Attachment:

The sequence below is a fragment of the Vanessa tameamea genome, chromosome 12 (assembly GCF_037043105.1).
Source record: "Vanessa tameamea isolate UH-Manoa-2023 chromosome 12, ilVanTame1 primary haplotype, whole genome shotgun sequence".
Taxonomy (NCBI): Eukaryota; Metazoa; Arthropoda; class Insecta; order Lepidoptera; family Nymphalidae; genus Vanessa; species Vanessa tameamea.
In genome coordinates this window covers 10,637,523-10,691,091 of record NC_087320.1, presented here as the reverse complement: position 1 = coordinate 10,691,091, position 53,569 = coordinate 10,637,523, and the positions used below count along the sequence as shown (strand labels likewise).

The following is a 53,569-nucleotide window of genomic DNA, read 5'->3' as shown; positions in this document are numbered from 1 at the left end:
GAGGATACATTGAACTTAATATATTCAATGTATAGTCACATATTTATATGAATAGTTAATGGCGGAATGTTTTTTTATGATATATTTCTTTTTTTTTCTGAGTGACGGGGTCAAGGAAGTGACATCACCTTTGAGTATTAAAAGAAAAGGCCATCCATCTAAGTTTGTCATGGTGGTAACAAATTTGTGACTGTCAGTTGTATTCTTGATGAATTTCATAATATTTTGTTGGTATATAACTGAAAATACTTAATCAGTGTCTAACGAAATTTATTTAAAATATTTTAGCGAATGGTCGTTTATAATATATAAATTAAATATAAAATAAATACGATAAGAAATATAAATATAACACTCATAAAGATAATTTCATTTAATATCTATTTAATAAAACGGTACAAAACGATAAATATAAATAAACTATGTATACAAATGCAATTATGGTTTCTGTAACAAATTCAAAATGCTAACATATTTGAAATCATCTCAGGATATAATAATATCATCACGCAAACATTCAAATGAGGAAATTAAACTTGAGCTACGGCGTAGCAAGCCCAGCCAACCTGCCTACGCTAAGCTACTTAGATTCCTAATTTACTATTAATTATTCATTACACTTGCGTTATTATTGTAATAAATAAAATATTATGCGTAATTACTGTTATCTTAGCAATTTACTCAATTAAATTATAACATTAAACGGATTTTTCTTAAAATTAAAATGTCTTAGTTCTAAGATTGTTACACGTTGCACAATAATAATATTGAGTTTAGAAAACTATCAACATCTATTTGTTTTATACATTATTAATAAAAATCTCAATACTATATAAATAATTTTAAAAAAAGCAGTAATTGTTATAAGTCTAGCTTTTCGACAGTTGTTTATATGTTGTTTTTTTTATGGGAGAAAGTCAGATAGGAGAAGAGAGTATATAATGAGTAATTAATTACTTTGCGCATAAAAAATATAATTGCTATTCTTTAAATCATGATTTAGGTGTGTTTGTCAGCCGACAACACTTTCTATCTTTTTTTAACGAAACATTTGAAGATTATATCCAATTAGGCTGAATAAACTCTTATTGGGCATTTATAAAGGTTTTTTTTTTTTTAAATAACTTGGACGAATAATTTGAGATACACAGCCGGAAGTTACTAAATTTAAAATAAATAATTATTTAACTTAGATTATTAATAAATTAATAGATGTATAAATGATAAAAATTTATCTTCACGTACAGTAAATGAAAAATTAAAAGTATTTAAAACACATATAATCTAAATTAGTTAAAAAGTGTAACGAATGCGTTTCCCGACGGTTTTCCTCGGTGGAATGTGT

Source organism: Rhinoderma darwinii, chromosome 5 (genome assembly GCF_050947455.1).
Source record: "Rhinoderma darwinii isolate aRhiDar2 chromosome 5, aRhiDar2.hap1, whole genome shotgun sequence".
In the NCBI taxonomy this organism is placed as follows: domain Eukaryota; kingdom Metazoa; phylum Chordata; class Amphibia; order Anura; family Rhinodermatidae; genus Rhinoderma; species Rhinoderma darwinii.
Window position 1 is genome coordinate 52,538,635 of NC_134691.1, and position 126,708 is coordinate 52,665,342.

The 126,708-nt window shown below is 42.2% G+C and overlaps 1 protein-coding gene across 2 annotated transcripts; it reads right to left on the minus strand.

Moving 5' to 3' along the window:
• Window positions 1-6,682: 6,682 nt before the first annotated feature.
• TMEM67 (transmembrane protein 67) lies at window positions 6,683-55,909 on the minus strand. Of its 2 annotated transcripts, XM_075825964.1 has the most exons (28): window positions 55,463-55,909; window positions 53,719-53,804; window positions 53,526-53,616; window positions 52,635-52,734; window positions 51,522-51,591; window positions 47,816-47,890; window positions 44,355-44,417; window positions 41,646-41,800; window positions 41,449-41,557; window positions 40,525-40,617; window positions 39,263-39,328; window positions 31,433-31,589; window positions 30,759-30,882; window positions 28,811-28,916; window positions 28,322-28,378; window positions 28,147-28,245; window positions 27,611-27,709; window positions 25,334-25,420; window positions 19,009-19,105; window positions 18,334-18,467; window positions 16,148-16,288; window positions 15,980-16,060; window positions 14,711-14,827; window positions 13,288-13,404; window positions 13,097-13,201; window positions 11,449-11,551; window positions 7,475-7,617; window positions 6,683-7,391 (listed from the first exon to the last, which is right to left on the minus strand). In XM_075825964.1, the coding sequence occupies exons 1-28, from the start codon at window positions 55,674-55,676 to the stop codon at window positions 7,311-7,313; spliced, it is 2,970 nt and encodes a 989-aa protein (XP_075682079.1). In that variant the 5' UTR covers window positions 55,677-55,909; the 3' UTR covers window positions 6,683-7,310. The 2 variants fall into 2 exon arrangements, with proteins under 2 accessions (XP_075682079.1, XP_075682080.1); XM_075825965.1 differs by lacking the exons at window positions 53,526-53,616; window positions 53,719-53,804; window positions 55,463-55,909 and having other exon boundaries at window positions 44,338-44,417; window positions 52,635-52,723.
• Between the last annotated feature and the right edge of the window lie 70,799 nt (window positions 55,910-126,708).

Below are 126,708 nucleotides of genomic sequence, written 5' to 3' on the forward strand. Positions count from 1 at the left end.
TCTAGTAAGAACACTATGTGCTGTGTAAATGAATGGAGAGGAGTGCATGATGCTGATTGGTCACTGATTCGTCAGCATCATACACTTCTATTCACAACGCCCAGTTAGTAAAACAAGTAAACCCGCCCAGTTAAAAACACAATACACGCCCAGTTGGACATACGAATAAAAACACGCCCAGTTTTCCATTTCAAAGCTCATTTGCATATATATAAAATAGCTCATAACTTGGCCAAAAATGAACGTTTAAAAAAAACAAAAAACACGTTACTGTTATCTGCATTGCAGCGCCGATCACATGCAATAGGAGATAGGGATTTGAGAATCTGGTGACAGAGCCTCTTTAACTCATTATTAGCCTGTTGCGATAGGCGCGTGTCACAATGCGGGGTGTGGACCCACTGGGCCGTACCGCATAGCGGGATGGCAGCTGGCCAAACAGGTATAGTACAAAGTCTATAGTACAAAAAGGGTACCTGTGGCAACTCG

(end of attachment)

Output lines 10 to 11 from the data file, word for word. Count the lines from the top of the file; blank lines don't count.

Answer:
Window position 1 is genome coordinate 52,538,635 of NC_134691.1, and position 126,708 is coordinate 52,665,342.

The 126,708-nt window shown below is 42.2% G+C and overlaps 1 protein-coding gene across 2 annotated transcripts; it reads right to left on the minus strand.